A flaw in the MHTML engine in Internet Explorer leaves Windows systems vulnerable to attack.
Microsoft has issued a warning for Windows users, following the online publication of attack code for a zero-day vulnerability.
The flaw, which affects the MHTML component of Internet Explorer, is described by Microsoft as 'similar to server-side cross-site scripting (XSS) vulnerabilities
' in impact, allowing attackers to run code in the same security context as Internet Explorer when a malicious webpage is loaded.
According to Microsoft's recently-published Security Advisory
, the vulnerability exists due to the manner in which MHTML interprets certain MIME-format requests for portions of a document. By modifying the requests in a certain way, an attacker can inject code to be run on the client's system in the same security context as Internet Explorer.
The company warns that the flaw is capable of spoofing website content, disclosing information from the victim's computer and interacting with websites without user-input.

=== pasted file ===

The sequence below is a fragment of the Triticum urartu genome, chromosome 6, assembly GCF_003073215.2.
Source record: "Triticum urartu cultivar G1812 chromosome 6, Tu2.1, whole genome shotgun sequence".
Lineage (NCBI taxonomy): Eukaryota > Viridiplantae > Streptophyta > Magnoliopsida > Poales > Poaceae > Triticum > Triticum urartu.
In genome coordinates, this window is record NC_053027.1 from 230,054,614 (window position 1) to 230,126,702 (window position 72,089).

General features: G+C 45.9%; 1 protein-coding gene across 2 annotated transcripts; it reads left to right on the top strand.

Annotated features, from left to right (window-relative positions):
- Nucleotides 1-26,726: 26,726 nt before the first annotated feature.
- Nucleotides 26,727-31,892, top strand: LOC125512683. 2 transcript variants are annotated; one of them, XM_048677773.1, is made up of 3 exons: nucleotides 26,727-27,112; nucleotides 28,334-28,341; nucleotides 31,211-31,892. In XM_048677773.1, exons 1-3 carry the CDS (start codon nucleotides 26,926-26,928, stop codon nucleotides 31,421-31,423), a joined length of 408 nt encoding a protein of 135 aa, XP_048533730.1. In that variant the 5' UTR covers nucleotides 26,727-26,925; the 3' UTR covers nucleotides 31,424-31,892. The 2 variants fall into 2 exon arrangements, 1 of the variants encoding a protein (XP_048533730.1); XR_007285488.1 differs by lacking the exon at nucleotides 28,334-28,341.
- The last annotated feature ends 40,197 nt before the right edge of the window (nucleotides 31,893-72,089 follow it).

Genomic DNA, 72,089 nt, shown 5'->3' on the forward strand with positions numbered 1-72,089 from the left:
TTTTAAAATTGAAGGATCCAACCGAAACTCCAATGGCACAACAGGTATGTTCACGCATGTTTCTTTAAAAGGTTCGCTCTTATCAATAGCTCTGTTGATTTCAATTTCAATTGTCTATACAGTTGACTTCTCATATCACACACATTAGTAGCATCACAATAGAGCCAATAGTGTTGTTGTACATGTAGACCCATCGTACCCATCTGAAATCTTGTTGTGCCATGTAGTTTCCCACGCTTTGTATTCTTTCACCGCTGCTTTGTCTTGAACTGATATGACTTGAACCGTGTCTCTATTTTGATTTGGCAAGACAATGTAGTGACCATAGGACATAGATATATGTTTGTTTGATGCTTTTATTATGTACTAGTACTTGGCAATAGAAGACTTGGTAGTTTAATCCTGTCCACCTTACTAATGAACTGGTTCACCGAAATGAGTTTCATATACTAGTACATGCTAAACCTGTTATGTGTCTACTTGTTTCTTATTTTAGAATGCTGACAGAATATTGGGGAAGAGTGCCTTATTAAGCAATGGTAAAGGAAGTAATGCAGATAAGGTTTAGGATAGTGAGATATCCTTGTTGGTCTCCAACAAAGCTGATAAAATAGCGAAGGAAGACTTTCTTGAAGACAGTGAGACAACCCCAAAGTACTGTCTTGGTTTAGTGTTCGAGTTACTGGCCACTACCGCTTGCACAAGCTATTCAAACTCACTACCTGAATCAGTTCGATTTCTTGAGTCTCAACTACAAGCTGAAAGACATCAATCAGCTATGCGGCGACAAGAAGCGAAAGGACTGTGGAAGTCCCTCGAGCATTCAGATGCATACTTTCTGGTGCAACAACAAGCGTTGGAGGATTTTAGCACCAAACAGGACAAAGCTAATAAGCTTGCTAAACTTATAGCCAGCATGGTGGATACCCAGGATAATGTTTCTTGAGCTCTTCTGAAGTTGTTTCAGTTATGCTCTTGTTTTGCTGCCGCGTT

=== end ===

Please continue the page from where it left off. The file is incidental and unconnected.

Although the vulnerability, for which there is currently no patch available, is not thought to be under active exploitation, Microsoft admits that sample attack code is available in the wild following its publication in a Chinese-language security magazine.
The flaw, which affects all versions of Windows, including Windows 7 and Windows Server 2008 R2, can be resolved by enabling a security feature known as MHTML Lockdown Mode, while Microsoft works on a patch. The company hasn't yet ruled out fixing the flaw with an out-of-band patch, which could be released outside of its regular monthly update cycle.
Are you unimpressed by the news of yet another zero-day vulnerability in Windows, or just pleased that Microsoft has made a workaround available while it works on a patch? Share your thoughts over in the forums